The Language of Cancer

When I was diagnosed with cancer I was transplanted from a familiar world governed by work and family into a strange new realm ruled by doctors and nurses. The hard surfaces of hospitals and clinics replaced the carpeted coziness of home and office. I entered Cancer World. And to some degree, I've lived there ever since.

Cancer World doesn't just look different. It has its own language and dialect. In addition to medical lingo and its shorthand—like BX (biopsy), DX (diagnosis), MX (mastectomy), TX (treatment)—there is the slang patients sling in waiting rooms, online forums, blogs and support groups.

I've lived in Cancer World so long now that the slang feels like my native language—and that makes me feel more at home. For newcomers to Cancer World, here are some catchphrases:

*Dancing with N.E.D.: N.E.D. means "no evidence of disease," and "dancing" is what you feel like doing when you hear those words. Now there's a rock band called N.E.D., six gynecologic-cancer surgeons who give concerts and record albums to raise awareness about women's cancers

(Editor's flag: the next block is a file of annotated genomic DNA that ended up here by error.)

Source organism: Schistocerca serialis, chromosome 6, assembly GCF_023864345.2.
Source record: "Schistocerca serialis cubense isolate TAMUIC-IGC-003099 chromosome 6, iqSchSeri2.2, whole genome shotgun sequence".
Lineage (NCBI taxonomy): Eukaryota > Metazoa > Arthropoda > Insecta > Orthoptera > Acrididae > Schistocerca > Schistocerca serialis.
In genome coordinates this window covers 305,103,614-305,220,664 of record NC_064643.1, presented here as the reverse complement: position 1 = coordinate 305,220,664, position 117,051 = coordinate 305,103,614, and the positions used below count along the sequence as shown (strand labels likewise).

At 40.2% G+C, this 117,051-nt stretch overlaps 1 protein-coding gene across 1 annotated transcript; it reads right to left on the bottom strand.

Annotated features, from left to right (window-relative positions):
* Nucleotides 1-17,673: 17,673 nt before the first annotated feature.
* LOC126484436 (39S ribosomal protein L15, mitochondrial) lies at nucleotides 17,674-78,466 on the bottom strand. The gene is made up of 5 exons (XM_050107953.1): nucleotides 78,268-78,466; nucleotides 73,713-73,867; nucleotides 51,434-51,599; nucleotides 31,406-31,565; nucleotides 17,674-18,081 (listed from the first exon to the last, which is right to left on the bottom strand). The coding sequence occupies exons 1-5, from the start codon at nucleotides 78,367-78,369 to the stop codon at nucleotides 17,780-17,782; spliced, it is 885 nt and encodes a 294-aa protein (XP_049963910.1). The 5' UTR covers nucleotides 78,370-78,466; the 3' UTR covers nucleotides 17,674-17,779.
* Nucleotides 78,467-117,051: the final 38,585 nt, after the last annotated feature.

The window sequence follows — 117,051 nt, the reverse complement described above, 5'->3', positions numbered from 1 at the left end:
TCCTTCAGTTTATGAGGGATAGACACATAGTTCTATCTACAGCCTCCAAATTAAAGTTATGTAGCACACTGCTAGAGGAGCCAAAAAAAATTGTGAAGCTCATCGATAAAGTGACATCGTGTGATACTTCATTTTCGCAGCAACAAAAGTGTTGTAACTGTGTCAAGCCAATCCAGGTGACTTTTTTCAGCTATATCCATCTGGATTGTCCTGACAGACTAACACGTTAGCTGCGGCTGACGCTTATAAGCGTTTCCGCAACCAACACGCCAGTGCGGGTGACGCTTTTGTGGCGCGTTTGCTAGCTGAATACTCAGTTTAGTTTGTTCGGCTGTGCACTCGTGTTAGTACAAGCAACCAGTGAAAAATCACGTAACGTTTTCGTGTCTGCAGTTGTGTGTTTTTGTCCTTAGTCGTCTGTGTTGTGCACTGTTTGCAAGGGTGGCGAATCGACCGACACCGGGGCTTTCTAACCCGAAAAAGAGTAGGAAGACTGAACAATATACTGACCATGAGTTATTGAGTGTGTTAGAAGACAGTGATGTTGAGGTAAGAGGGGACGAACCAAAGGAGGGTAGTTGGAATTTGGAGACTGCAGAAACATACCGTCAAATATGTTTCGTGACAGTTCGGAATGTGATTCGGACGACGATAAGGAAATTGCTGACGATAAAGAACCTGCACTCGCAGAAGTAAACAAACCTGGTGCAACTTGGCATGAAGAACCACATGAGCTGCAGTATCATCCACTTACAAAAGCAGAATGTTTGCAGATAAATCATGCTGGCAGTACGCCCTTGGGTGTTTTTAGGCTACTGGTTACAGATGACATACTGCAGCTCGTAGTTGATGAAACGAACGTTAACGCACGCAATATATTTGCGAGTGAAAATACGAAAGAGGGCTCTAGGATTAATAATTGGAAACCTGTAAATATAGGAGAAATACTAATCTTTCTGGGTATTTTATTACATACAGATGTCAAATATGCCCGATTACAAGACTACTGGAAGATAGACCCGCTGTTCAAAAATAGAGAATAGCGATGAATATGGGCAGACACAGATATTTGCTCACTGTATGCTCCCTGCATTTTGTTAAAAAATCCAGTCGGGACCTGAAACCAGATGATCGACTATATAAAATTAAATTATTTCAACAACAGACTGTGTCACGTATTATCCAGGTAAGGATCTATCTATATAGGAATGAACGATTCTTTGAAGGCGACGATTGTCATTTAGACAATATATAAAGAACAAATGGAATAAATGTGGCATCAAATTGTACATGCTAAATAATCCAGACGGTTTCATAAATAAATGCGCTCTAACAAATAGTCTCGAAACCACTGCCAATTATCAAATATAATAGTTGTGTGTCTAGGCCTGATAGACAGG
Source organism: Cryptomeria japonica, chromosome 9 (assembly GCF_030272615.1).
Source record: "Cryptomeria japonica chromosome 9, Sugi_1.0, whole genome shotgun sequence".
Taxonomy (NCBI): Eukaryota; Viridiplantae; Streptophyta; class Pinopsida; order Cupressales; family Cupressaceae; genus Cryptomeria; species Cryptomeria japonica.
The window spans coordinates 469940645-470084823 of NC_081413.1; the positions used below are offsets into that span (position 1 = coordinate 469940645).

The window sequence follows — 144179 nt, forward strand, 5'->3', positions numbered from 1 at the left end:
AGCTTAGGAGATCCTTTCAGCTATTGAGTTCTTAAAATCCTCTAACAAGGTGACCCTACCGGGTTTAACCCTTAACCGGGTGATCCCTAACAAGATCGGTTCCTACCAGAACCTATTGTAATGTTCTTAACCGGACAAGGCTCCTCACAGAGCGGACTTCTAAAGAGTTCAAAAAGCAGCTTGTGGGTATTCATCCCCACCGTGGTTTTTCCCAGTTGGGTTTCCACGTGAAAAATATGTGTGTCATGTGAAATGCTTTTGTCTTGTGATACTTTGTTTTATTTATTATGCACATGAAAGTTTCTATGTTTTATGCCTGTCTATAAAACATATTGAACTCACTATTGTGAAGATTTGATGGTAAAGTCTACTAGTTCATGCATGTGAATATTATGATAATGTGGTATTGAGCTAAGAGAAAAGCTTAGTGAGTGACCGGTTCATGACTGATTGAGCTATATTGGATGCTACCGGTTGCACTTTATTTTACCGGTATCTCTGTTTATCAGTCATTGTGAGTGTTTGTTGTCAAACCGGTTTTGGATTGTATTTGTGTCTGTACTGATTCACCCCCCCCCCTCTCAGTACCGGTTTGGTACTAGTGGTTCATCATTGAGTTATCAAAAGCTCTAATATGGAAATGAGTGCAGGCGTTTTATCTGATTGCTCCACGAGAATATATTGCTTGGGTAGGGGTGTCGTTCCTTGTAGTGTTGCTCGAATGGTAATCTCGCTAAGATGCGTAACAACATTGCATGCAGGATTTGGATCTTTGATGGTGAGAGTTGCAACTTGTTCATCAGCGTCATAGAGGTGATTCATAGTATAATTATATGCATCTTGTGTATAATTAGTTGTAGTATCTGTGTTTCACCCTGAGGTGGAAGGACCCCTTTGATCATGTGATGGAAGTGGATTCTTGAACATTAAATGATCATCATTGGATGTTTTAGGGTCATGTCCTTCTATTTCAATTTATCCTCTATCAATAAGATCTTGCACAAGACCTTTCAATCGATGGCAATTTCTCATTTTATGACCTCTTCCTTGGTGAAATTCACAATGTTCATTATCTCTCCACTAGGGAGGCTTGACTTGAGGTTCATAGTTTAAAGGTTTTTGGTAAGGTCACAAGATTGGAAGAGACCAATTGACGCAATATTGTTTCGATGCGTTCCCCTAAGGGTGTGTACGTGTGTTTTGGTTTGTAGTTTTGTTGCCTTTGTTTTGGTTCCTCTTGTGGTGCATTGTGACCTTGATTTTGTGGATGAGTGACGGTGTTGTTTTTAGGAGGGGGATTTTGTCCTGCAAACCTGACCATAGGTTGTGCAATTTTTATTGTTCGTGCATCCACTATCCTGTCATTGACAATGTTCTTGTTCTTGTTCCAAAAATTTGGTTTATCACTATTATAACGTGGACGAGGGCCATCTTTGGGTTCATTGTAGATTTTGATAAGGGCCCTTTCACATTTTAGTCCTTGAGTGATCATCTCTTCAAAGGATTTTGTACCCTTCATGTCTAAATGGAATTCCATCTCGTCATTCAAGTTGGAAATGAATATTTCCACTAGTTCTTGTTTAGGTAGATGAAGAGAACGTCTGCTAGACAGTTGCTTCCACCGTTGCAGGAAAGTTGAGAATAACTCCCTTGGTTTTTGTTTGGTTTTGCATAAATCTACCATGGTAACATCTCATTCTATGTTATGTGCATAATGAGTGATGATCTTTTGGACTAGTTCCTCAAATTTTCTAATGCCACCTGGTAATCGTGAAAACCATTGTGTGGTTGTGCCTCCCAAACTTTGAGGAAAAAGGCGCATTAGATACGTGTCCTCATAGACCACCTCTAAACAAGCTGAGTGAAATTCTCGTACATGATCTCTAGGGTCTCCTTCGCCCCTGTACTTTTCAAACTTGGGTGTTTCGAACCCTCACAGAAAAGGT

*The new normal: This is not as good as the old normal, and it wouldn't have felt normal before you had cancer, but it's normal now

*Foobs: Fake boobs, a.k.a. prostheses, worn by women to fill bras emptied by mastectomies

*Flatitude: Flat pride, expressed by women who've had a mastectomy and wear their flatness with confidence

*Dog ear: The bulge of flesh where your incision stops and your body begins after you've had breast surgery

*Kicking cancer's butt: War cry often heard from women with cancer, sometimes uttered while wearing stiletto heels and lipstick

*Getting your mojo back: The return of that old loving feeling after treatments ate your sex drive

*Chemo brain: A misnomer, since research suggests this form of forgetfulness afflicts women who don't undergo chemo as well as those who do. It really should be called lump brain

*Metavivors: Women whose cancer has metastacized, a.k.a. metsters

*Cancer friends: The beloved sisters you meet in waiting rooms, radiation chambers, support groups and just on the street, friends you might never have made were it not for the diagnosis you share

There are many more idioms that have entered my vocabulary. And you probably know some I don't. Please add to the list …


Megan Rutherford

Megan is a volunteer on SHARE's Breast Cancer Helpline.